How great are Sunday mornings? In all seriousness, if I had to name a favourite window of the week, they would be it.

Sunday mornings are when The Hungry One takes Will. I then retreat back to bed with the papers and a cup of Earl Grey. Oh, the  novelty of  finally having a home where the weekend paper can be lobbed onto the driveway by a 14 year old on a bike at 7 am. The convenience of it all floors me.  For 45 glorious minutes it’s me, the news, tea and the duvet, while the sun slants through the Venetian blinds, leaving a decal of jaunty stripes on the bed.

Then it’s breakfast. We’ve reached the stage where Will and cafes are no longer in in tune. A quick midweek pit stop for a latte is fine- he can be distracted by a snack and a red wooden car that’s tethered to his pram. But breakfast? Ha. He’s no longer content to stare up at the ceiling while we trundle through baked eggs and pancakes. He wants his own spoon. He wants to cruise around all the chairs, tables and window sills. He preferably wants to cruise around, while holding his spoon.  So breakfast at home it is.

Which is how the following were born. These pancakes are so good, that I may have just made them two days in a row.

I’ve extolled the virtues of blueberry pancakes here before; back in 40 Weeks of Feasting, when Will was the size of a small marble and a hushed secret that made me smile and rollick with nausea in equal measure. Those pancakes are stunning, but they’re strong with flour and involve one too many bowls for washing up for me these days.

In ‘Cut the Carbs’ there’s another version, made smart with almond meal.

But these may be the new staple. They’re earthy and grounded with rolled oats and banana and full of protein from the eggs. They’re also dairy free, if that’s something you need. I whizz them in the thermomix, because I need to justify the expense and bench space monopoly as often as I can, but you could also whip them up in a blender or food processor. There’s ground flax because it does good things (extra fibre, Omega 3, all of that), but also because I love the nutty flavour it offers. And there’s cinnamon, because it tastes like how a cosy morning lolling about in your pyjamas feels.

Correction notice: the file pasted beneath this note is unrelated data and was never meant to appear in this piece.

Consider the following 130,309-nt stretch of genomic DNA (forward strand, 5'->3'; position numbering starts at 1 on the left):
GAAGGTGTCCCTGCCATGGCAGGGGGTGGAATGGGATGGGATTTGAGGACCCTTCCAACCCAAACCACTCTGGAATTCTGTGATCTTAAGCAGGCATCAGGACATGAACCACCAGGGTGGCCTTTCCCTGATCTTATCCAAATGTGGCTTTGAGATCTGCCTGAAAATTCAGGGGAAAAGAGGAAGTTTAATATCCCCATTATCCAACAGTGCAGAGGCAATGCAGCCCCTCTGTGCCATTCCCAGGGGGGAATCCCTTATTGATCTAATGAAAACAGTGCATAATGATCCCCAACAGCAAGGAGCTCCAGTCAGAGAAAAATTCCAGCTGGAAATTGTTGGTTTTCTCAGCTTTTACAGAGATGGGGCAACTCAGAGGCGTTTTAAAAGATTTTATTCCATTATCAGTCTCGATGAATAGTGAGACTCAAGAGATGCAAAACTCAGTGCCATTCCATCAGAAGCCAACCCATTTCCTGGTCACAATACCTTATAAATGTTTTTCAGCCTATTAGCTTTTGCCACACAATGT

These are an all round winner. Eat them with warmed berries, sliced banana, yoghurt, or maple syrup. Make them in novelty shapes if you’re in that sort of mood. If you don’t have the inclination to stand at the stove, then portion a tablespoon of the batter into greased muffin holes and bake for 10 minutes at 150C/300F. Soon you’ll find yourself with a glut of pikelets. Just be sure to leave some left over. They make for excellent slow carb snacks for busy little hands when Monday rolls around and you’re  feeling brave enough to give cafe society one more go.

Flourless Oat, Banana and Flax Pancakes

Serves 2, makes 6-8 pancakes

These have all the merits of a small bowl of porridge, sliced banana and a side of scrambled eggs. Winner.

Shopping/foraging

4 eggs
2 bananas
1/2 cup oats/50 grams
2 tbsp ground flax
1 tsp ground cinnamon

To serve: defrosted frozen berries (or fresh berries) and Greek yoghurt.  Optional; diced banana, flaked almonds (and maple syrup, if you feel like pushing the boat out). For the pikelets, serve them as is, or sandwich together with a little cream cheese or ricotta for a pikelet sandwich.

Here’s how we roll

1) Blend together all the ingredients until you have a smooth batter.

2) Put one or two (if you feel like being doubly efficient) shallow sided fry pans over a medium heat. Grease with a little butter, then pour in four tablespoons of batter and swirl it around. Cook until you see bubbles coming through the centre and you can easily lift the pancake with a heat proof spatula. Flip and cook on the other side until lightly brown.

3) Either eat immediately, or transfer to a low oven on a plate and keep warm.  Repeat until all the batter is finished. It should make 6-8 pancakes.

Nb, to cook them as pikelets preheat the oven to 150C/300F. Lightly butter the bottom of two-three muffin trays. Pour in 1-2 tbsp of batter and bake for 10 minutes, until lightly brown and firm to touch. It should yield around 30 ( I freeze them in portions of three in small sandwich bags, then grab one or two when we walk out the door- one for Will, one for me- which also helps stop me from buying a muffin or cupcake to go with my morning latte.).